Adaptation means anticipating the adverse effects of climate change and taking appropriate action to prevent or minimise the damage they can cause, or taking advantage of opportunities that may arise. It has been shown that well planned, early adaptation action saves money and lives later. This webportal provides information on all adaptation activities of the European Commission.
  • EU Adaptation Strategy Package
    In April 2013 the European Commission adopted an EU strategy on adaptation to climate change which has been welcomed by the EU Member States. The strategy aims to make Europe more climate-resilient. By taking a coherent approach and providing for improved coordination, it will enhance the preparedness and capacity of all governance levels to respond to the impacts of climate change.

Key policy question

What is the trend in the mass and the melting area of the Greenland ice sheet , and what is the effect on global sea level?

Methodology

Methodology for indicator calculation

Estimates are based on the mass budget method based on a combination of the output from regional climate models and various satellite-borne datasets (altimetry and gravimetry data).

The graphs show the data as delivered by the authors of the referenced publications; a linear trend line was added.

Methodology for gap filling

Not applicable

Methodology references

Data specifications

EEA data references

  • No datasets have been specified here.

External data references

Data sources in latest figures

Uncertainties

Methodology uncertainty

Not applicable

Data sets uncertainty

Data on the cryosphere vary significantly with regard to availability and quality. Snow and ice cover have been monitored globally since satellite measurements started in the 1970s. Improvements in technology allow for more detailed observations and higher resolution. Direct historical area-wide data on the Greenland ice sheet tracks about 20 years, but reconstructions give a 200 000 year perspective.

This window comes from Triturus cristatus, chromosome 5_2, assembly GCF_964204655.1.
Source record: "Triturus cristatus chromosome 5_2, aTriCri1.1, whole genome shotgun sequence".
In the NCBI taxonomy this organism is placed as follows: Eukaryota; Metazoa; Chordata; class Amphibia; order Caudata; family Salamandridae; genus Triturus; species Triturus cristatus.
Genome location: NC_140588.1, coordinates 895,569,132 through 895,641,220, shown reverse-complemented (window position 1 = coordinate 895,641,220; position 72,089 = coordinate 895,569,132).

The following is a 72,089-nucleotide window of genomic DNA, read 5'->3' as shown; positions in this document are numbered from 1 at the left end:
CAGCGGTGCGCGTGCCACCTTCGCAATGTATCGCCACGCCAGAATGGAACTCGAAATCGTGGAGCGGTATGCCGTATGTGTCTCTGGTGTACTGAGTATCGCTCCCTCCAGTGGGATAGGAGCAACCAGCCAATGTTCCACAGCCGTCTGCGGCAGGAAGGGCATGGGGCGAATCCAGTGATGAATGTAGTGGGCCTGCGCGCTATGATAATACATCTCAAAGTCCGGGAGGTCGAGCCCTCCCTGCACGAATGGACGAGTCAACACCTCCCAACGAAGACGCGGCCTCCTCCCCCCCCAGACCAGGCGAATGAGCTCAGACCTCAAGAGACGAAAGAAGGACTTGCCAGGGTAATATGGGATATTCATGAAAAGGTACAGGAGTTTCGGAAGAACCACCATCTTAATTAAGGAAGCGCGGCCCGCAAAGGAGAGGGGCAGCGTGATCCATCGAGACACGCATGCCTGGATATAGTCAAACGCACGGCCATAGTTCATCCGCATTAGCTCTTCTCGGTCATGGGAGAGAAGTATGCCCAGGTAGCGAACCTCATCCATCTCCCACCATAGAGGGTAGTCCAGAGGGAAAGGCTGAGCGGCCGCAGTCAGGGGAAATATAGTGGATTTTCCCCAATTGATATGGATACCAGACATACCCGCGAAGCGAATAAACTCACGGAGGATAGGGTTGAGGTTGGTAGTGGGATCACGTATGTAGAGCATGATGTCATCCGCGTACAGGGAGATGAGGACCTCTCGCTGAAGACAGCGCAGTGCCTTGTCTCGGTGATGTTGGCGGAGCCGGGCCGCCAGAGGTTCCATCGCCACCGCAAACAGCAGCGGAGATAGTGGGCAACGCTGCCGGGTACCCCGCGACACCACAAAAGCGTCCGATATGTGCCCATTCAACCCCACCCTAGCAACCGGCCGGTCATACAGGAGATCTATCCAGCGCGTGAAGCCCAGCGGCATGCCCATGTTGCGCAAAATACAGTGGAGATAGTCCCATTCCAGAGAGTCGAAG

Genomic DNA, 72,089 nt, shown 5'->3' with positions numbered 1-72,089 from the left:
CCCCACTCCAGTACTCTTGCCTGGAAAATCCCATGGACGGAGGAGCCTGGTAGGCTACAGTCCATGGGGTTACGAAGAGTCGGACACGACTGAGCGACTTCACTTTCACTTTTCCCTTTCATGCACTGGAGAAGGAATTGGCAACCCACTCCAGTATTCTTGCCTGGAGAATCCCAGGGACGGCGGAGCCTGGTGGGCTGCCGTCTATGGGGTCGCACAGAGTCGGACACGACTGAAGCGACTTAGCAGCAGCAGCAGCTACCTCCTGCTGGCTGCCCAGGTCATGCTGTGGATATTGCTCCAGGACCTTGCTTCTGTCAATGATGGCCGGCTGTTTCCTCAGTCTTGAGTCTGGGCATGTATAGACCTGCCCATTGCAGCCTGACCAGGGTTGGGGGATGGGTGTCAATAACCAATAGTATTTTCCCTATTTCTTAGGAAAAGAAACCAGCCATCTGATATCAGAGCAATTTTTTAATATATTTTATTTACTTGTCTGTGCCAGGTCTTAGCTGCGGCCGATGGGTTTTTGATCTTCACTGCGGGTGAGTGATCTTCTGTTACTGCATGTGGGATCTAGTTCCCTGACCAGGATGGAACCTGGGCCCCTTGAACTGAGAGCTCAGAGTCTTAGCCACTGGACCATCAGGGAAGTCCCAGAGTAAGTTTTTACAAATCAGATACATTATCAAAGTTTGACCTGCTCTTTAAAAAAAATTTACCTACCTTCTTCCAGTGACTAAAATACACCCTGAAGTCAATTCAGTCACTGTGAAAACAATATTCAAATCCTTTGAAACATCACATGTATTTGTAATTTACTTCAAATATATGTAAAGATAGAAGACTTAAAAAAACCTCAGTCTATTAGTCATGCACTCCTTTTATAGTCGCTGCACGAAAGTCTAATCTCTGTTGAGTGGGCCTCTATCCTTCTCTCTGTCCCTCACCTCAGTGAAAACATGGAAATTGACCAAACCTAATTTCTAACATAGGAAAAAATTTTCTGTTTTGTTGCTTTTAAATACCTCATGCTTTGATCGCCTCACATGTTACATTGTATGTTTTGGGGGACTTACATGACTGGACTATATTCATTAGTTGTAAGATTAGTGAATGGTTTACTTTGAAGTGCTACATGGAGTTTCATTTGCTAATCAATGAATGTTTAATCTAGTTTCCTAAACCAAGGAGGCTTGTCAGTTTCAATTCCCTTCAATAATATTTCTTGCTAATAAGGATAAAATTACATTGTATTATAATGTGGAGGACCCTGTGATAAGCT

Further information on uncertainties is provided in Section 1.7 of the EEA report on Climate change, impacts, and vulnerability in Europe 2012 (http://www.eea.europa.eu/publications/climate-impacts-and-vulnerability-2012/)


Rationale uncertainty

Not applicable

Further work

Short term work

Work specified here requires to be completed within 1 year from now.

Long term work

Work specified here will require more than 1 year (from now) to be completed.

General metadata

Responsibility and ownership

EEA Contact Info

Hans-Martin Füssel

Ownership

European Environment Agency (EEA)

Identification

Indicator code
CLIM 009
Specification
Version id: 2
Primary theme: Climate change Climate change

Permalinks

Permalink to this version
e93dee693f354718bc18b262dc89d8ea
Permalink to latest version
7AUWEC35YT

Frequency of updates

Updates are scheduled every 1 year in October-December (Q4)

Classification

DPSIR: Impact
Typology: Descriptive indicator (Type A - What is happening to the environment and to humans?)

Related content

Data references used

Latest figures and vizualizations

Relevant policy documents

Geographical coverage

[+] Show Map

Document Actions

Comments